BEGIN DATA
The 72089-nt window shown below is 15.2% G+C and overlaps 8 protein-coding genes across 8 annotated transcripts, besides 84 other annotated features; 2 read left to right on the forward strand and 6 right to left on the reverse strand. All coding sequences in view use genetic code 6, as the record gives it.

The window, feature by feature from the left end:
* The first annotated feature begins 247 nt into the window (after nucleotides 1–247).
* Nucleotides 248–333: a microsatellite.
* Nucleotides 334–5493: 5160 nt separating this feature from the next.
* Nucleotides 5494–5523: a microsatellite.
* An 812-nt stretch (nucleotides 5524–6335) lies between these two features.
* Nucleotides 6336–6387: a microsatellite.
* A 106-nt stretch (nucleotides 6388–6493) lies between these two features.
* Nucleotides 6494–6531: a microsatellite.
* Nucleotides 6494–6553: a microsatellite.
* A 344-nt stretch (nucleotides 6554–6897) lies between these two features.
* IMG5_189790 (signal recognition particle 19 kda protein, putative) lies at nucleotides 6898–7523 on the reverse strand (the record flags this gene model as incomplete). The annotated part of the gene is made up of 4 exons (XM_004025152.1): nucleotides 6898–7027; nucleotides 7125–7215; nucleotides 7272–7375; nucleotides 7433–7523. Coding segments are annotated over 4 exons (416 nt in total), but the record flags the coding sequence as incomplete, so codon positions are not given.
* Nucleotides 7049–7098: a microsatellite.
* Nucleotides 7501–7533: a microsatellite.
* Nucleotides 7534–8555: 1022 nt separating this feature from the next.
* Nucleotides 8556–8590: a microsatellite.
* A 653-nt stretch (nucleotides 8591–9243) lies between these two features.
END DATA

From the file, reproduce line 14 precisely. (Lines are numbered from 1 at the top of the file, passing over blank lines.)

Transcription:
* Nucleotides 7049–7098: a microsatellite.